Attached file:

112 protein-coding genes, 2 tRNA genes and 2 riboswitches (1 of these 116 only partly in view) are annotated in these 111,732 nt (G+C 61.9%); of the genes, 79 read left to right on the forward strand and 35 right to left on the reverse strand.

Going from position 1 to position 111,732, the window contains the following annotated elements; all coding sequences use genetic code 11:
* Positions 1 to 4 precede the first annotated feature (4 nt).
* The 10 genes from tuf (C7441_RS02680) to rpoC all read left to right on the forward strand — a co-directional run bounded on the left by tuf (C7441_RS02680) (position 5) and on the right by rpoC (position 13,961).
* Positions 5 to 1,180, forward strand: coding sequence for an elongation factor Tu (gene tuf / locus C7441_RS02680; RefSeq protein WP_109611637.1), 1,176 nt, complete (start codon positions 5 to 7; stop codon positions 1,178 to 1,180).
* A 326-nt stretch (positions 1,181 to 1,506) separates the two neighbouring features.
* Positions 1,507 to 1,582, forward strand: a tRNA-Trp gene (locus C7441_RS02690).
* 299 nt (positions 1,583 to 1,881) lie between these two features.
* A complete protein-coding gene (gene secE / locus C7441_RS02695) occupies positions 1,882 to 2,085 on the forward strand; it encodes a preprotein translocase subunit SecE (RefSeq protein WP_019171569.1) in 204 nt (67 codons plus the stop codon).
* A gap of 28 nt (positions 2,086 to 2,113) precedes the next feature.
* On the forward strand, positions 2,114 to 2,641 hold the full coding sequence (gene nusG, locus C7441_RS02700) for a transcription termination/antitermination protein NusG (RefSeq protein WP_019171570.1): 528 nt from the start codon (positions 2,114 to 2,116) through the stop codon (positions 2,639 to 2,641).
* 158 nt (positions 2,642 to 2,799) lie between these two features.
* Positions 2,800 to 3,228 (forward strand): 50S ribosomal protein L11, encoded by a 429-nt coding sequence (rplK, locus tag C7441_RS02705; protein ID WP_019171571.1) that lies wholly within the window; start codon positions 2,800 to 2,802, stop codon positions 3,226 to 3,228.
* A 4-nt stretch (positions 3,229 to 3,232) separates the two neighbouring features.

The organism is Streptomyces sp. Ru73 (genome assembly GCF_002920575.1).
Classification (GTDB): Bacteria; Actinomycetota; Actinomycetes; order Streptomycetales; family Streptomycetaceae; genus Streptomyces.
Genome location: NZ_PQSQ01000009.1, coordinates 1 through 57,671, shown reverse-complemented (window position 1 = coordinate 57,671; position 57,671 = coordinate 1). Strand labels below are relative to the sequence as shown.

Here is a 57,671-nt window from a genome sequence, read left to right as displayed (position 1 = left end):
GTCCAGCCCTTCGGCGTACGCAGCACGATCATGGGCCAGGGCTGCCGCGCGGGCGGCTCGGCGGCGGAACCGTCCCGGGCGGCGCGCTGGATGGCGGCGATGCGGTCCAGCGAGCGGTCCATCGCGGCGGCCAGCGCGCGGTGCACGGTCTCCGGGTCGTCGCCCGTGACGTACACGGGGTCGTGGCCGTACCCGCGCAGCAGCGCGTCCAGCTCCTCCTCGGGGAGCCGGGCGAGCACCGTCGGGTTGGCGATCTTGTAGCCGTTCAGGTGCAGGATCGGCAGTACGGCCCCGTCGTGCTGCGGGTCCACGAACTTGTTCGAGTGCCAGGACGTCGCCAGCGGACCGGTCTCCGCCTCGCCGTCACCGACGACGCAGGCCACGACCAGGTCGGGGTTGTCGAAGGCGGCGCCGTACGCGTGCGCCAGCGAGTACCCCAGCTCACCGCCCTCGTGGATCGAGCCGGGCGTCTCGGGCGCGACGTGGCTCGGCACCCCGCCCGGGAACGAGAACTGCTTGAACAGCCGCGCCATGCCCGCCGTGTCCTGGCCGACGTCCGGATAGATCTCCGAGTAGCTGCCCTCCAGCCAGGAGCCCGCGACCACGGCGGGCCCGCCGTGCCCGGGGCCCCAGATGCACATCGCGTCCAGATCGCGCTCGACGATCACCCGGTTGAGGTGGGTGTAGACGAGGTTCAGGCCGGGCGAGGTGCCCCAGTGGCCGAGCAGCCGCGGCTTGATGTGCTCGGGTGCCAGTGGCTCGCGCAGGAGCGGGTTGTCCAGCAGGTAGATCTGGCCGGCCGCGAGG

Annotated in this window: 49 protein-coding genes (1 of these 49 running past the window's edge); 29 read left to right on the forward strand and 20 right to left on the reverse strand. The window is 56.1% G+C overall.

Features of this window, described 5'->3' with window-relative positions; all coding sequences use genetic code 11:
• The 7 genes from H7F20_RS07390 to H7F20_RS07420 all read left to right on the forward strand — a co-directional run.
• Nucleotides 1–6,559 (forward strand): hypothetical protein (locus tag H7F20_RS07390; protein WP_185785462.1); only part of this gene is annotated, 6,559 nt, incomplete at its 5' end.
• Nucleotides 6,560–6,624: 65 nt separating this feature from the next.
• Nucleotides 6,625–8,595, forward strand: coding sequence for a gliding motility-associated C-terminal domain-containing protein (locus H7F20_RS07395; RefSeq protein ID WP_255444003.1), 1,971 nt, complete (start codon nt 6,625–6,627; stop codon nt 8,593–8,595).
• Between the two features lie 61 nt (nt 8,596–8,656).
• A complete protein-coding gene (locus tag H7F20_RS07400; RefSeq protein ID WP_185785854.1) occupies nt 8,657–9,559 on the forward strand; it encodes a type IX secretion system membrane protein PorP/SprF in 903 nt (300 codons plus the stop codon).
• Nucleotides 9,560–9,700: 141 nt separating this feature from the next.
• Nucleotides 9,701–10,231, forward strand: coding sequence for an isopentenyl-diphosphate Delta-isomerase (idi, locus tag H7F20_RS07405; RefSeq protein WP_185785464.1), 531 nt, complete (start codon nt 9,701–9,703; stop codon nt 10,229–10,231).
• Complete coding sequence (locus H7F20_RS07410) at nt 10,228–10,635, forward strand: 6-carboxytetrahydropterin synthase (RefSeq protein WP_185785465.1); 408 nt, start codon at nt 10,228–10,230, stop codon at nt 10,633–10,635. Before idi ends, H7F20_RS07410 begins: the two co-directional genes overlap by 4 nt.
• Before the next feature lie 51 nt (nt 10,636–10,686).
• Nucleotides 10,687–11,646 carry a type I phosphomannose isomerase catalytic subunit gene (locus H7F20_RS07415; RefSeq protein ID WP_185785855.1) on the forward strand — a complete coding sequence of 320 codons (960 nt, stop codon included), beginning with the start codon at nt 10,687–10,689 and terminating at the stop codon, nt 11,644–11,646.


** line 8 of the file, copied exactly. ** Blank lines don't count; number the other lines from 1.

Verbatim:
* 299 nt (positions 1,583 to 1,881) lie between these two features.